Let’s Keep Looks Out of Our Try Guys Cheating Scandal Takes, Please

Wondering how a man could have cheated on his hot wife implies that less conventionally attractive women deserve infidelity

October 7, 2022 9:57 am
Ned Fulmer, Eugene Lee Yang, Keith Habersberger and Zach Kornfeld of The Try Guys attend the 11th Annual Shorty Awards on May 05, 2019.
Ned Fulmer, Eugene Lee Yang, Keith Habersberger and Zach Kornfeld of The Try Guys attend the 11th Annual Shorty Awards on May 05, 2019.
Getty Images for Shorty Awards

If you have internet access, chances are you’re aware of the saga surrounding the Try Guys; if you aren’t, the TLDR is that the group of then-four, now-three guys who create YouTube videos and other content parted ways with one of their members, Ned Fulmer, after it came to light that he had been having an ongoing affair with a subordinate at work. The fallout from the news has been nothing short of the makings of a midday soap. Fulmer’s entire brand on social media and in the Try Guys dynamic is that of the “wife guy.” He has two children with his wife Ariel, a content creator and influencer in her own right, and they even authored a cookbook of recipes to make on date night together. The woman Fulmer carried on an affair with is Alex Herring, an associate producer for the Try Guys brand; she broke off her engagement with her boyfriend of 10 years amid the infidelity. Multiple fans reported spotting the two being affectionate in public; what followed was an internal investigation and Fulmer’s dismissal from the Try Guys. Since then, Ned and Ariel have each released statements stressing their focus on their family at this time and have even been photographed together with their wedding rings on. 

Public breakups are perfect fodder for intrigue, and when those breakups involve infidelity — especially where both parties have visible platforms — that media frenzy quickly turns to a media circus. In the days (weeks? months? years? It really does feel like this news cycle has lasted eons) since Fulmer’s infidelity hit social media, I’ve seen roughly a dozen TikToks and as many tweets, with photos — sometimes even literal slideshows set to music of Ariel — with fans and creators shaking their head and wondering how Ned could have done something like this to someone like her.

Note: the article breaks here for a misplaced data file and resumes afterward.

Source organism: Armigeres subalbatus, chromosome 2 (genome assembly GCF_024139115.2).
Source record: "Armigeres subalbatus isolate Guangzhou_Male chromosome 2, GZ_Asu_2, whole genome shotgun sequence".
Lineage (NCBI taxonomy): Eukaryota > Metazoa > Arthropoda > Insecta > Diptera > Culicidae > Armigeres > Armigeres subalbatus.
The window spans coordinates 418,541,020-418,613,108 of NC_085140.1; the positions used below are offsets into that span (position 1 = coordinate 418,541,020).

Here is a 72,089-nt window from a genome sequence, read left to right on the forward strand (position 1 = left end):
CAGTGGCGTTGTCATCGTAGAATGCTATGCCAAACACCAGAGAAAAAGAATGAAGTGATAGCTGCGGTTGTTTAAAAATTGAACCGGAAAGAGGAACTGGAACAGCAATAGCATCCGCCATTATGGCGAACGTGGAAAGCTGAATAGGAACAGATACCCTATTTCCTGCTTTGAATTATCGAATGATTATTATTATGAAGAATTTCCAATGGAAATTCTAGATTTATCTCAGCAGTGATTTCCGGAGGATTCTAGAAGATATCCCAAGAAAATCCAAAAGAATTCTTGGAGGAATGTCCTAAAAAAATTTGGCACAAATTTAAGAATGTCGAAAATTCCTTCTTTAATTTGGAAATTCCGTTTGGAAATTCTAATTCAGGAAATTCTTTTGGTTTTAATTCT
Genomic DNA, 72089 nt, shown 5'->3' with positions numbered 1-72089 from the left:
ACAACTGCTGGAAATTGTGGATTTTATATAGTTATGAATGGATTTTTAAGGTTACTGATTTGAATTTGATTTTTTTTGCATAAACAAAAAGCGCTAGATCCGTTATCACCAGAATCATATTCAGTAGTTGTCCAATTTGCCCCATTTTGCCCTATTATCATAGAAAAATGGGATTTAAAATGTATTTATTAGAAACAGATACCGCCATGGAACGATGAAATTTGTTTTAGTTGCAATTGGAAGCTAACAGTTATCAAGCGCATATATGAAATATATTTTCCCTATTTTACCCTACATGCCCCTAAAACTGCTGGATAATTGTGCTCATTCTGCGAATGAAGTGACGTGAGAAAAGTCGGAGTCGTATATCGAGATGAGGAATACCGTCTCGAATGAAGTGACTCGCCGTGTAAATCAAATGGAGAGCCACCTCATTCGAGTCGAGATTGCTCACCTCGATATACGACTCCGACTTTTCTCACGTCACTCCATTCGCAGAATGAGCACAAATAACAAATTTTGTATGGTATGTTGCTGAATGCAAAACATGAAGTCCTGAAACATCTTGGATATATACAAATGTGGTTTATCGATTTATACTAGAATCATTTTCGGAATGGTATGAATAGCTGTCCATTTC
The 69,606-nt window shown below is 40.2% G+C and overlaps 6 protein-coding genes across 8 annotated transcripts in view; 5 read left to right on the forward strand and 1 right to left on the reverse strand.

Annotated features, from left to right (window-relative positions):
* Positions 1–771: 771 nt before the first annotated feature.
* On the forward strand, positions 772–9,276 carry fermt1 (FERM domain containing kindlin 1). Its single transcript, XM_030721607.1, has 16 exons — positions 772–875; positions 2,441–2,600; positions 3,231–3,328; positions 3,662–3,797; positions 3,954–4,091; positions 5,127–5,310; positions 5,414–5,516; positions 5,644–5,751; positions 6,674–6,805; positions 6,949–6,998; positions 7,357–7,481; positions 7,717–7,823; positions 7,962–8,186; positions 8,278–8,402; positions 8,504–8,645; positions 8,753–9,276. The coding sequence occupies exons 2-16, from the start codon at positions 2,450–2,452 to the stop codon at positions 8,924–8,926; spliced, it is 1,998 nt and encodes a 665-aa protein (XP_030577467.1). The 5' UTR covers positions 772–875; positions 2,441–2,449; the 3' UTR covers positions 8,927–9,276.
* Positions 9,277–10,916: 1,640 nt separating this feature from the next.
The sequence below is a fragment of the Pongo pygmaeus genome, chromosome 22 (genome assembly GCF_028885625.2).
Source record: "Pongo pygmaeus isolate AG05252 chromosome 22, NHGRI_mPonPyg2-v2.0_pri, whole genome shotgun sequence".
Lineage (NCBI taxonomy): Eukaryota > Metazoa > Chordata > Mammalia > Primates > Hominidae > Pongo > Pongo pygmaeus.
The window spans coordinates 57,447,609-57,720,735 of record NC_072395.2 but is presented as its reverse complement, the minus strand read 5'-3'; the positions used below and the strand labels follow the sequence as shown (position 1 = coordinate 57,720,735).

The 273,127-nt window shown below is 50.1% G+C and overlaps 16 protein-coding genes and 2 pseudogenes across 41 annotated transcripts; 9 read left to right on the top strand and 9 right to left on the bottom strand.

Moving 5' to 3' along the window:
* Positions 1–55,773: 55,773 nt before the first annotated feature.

And it’s a narrative we’ve seen before; really anytime a man cheats on his conventionally attractive woman — Beyoncé, Jennifer Aniston, J. Lo, Sienna Miller, you know the list — the public wonders, if a woman like that can’t “keep a man,” what hope do the rest of us have? And it’s an easy instinct to have: from childhood, women are socialized to think that the way we look (and more specifically, its adherence to a strict set of beauty standards) has a direct correlation with our ability to find and keep a man. 

But the problem with those TikToks and tweets elevating Ariel Fulmer as an unimpeachable beauty who didn’t deserve to be cheated on is it implies that there are some women — or people in general — who do, or who, at the very least, would make more sense to cheat on than anyone in Ariel’s position. And, saying the quiet part out loud, those people are often curvy or fat women, women of color, disabled women, older women — really any kind of woman that doesn’t fit the frankly white supremacist mold that we’ve created for ideal beauty and appeal. And statistics even back this up; for example, sick and disabled women experience higher rates of partner abandonment than able-bodied women. 

What’s more, asking the question of how could Ned possibly cheat on a woman like Ariel also does the patriarchy’s dirty work. It pits two women against each other, the implication being that the mistress — or the other woman — could never really match up to his wife. It’s a cruel and misogynistic way of framing Herring’s involvement in the situation, though not at all unique. For decades — centuries, probably — we have been casting mistresses as homewreckers and jezebels and sluts, and to what end? To absolve the men at fault in the first place. It’s a deft sleight of hand; if we can turn a mistress and a wife into a villain and a hero, it makes it that much easier to lose sight of the real culprit. In Herring’s case, this is no doubt compounded by the fact that she is a woman of color being slammed by fans of Ariel’s for breaking up a marriage. 

In truth, infidelity has nothing to do with appeal or sexual prowess; infidelity presents moral question about love, commitment and character. In my younger days, I entertained a half-dozen or so married men in my DMs or over text; their romantic overtures made me feel special, like I had some unique commodity that even the women they chose to spend their lives with couldn’t provide. In reality, there was nothing about me that those women lacked; I wasn’t prettier than them, or better at sex — their only downfall was marrying a man who valued chasing the validation of his ego and the hardening of his dick over the commitment of a relationship. Mine was falling for it. 

I don’t know enough about the inner workings of Ned and Ariel’s marriage, nor his relationship with Herring, to create an opinion on the women he hurt; what I do know, however, is that the way a woman looks has nothing to do with the fact that she deserves a faithful partner, and this particular narrative that plagues nearly every public infidelity news story serves only to reinforce a society in which men feel entitled to treat women the way Ned did. 

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